Big Brown (1992)
Oil on linen
72.0 x 60.0 x 0.0
University Club of Chicago
Since 1983 Lutes has been a Professor of Painting and Drawing at The School of The Art Institute of Chicago. He was graduated from Washington State University with a baccalaureate in art in 1978, and earned his Master of Fine Arts degree from Washington State University in 1982.
Exhibitions of his work have been produced by Zolla/Lieberman Gallery, Chicago; Linda Hodges Gallery, Seattle; Museum van Hedendaagse Kunst, Belgium; Ecole Superieure Des Beaux-Arts de Tours, France and his paintings have been included in the Whitney Biennial, NY; Corcoran Gallery of Art, Washington, D.C.; Documenta IX, Kassel, Germany. Lutes works have been recognized with awards from the Illinois Arts Council; the National Foundation for the Arts; and the Louis Comfort Tiffany Foundation. The Museum of Contemporary Art in Chicago presented Jim Lutes: The Development of Style in 1994 and Valerie Carberry Gallery presented Jim Lutes:New Painting in 2006.
Big Brown (1992) is an oil on linen, vertically oriented, abstract composition. The work is a layered flourish of marks, shapes, and strokes across the canvas.
Overall, the color palette is bold and contains rich primary colors of greens, blues, reds, and yellows among other hues and shades.
By layering rich primary tones, Lutes creates a stir of activity across the canvas. While strokes and swirls crisscross at all angles, there is a concentrated focus in the center of the composition that is enhanced by line and color.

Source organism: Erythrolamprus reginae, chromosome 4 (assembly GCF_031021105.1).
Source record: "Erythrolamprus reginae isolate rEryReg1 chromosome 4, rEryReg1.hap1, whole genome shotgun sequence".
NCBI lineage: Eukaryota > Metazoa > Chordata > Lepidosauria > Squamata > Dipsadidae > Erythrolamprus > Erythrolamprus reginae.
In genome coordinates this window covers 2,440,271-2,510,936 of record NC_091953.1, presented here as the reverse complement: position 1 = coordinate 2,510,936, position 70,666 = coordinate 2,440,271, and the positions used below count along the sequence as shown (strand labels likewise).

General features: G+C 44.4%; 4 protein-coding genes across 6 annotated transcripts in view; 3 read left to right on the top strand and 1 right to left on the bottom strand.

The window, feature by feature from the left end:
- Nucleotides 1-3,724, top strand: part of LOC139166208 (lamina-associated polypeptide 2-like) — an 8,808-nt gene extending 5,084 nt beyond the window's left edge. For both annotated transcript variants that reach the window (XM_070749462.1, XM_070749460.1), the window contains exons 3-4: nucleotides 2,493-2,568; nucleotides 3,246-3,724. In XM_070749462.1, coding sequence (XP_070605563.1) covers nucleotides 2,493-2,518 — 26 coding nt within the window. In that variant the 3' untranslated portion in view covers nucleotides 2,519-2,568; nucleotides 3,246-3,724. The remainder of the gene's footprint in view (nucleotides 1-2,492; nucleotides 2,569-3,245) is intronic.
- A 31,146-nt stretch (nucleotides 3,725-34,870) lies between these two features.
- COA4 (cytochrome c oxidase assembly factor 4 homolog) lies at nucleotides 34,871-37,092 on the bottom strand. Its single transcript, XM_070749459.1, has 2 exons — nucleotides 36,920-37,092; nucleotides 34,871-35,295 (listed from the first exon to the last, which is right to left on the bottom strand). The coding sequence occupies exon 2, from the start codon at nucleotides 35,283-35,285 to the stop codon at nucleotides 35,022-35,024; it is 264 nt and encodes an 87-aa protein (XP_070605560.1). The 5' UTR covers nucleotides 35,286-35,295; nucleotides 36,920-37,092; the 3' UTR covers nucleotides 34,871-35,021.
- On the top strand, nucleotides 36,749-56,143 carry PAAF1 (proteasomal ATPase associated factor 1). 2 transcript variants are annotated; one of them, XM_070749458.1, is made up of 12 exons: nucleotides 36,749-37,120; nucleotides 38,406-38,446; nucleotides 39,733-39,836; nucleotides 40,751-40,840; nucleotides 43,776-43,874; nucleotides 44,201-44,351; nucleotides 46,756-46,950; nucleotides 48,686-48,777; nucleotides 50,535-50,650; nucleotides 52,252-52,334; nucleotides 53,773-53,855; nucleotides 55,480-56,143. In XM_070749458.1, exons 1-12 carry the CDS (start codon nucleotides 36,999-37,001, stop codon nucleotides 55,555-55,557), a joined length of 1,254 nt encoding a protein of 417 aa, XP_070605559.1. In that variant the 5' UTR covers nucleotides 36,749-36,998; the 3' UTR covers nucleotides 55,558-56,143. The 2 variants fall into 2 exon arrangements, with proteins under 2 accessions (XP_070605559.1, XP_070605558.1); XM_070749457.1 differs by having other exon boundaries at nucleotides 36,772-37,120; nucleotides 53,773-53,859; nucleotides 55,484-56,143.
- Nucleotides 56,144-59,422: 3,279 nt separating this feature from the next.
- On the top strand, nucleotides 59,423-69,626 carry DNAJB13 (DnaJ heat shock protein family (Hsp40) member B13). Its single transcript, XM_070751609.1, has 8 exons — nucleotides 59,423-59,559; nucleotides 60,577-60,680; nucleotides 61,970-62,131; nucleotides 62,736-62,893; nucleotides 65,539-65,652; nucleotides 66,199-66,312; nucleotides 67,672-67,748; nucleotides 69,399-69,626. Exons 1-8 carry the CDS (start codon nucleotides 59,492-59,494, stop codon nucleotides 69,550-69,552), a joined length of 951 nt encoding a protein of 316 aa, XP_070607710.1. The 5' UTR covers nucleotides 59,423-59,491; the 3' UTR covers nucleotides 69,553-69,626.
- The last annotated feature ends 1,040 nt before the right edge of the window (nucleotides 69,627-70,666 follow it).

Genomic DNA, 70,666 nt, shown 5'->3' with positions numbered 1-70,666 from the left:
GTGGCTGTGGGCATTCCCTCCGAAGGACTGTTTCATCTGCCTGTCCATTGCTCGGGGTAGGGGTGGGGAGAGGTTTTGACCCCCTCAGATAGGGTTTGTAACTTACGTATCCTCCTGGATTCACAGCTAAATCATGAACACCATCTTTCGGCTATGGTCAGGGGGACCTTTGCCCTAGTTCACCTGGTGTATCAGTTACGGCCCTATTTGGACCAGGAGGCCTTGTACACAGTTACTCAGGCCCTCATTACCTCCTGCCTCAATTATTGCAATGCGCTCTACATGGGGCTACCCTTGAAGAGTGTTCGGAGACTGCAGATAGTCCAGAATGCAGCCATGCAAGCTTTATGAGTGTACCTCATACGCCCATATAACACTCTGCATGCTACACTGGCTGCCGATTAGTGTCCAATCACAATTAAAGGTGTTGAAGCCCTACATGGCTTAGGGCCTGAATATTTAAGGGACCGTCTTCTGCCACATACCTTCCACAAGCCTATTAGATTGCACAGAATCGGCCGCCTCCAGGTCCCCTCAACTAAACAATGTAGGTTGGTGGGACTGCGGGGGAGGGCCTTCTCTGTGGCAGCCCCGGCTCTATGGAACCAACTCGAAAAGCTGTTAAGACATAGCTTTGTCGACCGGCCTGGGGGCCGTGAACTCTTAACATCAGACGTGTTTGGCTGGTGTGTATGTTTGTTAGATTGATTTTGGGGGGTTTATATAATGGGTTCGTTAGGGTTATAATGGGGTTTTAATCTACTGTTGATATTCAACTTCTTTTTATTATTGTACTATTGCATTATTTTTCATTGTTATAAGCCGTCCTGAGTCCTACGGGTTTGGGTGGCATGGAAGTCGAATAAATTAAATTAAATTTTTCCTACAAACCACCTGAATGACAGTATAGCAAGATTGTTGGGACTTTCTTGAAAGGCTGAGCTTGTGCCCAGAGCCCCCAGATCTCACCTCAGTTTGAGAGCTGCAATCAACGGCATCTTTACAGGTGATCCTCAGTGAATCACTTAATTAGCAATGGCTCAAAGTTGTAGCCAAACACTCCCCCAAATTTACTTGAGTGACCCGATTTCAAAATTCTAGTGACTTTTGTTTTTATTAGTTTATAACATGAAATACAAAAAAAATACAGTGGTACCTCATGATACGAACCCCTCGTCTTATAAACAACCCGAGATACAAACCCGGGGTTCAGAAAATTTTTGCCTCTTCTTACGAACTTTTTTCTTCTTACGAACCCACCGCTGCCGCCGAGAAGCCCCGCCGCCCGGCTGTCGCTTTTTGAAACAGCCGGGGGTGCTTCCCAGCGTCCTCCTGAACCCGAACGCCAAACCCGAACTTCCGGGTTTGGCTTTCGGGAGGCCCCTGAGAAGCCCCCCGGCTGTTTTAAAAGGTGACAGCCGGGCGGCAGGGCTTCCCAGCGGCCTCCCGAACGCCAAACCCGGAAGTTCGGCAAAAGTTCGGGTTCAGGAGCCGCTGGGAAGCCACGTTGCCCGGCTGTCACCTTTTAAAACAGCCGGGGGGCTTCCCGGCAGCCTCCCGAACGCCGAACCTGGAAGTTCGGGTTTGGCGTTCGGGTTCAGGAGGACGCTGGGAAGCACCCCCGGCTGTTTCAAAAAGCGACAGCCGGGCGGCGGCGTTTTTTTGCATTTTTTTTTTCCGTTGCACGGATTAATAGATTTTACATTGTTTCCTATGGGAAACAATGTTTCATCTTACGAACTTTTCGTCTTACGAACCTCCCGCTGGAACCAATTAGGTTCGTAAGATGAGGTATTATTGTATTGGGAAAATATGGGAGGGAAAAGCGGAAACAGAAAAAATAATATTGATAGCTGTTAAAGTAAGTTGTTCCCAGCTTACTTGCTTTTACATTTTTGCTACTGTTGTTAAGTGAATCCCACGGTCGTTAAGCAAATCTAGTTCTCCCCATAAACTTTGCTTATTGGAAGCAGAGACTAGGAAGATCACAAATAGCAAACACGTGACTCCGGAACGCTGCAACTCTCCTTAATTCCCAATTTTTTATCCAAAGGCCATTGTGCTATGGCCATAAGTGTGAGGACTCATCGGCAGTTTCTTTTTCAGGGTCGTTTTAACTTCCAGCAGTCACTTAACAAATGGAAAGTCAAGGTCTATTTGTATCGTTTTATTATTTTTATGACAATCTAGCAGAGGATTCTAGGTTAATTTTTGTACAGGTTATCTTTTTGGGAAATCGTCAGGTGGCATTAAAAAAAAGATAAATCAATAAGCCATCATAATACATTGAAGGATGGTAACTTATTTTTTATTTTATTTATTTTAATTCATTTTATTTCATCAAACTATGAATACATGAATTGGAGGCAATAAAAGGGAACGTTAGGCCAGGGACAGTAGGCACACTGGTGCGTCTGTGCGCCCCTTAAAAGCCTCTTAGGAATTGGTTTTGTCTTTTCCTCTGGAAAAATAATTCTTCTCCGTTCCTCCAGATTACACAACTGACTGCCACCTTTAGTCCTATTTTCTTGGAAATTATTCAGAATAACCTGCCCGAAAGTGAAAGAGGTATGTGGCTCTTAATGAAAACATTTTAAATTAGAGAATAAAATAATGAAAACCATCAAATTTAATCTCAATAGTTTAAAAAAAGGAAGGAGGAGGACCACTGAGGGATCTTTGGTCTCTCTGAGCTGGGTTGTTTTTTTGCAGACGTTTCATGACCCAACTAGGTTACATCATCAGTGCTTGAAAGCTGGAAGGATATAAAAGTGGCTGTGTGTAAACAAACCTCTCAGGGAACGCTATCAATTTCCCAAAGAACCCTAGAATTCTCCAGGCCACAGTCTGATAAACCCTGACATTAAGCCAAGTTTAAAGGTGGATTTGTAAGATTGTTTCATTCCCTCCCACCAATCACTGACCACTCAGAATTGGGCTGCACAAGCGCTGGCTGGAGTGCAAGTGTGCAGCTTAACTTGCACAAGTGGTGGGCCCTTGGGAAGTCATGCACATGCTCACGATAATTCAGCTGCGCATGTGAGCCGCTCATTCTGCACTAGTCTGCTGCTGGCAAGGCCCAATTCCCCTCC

Beginning at the top right corner of the canvas, one thin stroke of blue paint arches around the dense center of the image, cascading down the left edge and arching around to the lower left corner. This stroke frames the left edge of the composition and is mirrored by a slightly less defined orange stroke along the right edge of the composition.
These two lines frame, and therefore direct the viewer towards, the densely knotted world of abstract lines, colors, and strokes. Color also enhances an illusion of spatial depth and recessions. The dark background, comprised of brown, black, and rich red tones, suggests an illusion of depth by contrasting the lighter and brighter surface layers.
Amongst the whipping strokes of the composition are forms that abstractly reference reality. In the center of the composition is a muted brown and gray square comprised of three horizontal and vertical lines arranged in a grid structure.
The small square may be muted in tone, but its geometric grid pattern and volume stands out in contrast with the linear quality of the composition. Just slightly above the grid square is a white rectangle whose shape and structure have architectural references.
These two shapes within the swirl of colors and lines, pulls away from the purely abstracted composition and reorients the work so that it is potentially referencing, or being influenced by, forms abstracted from reality.
In Big Brown, Lutes has charged the canvas with unending layers of lines and shapes that bend and dance in a space, which at first seems unfamiliar, but upon deeper study, might be closely abstracted from reality.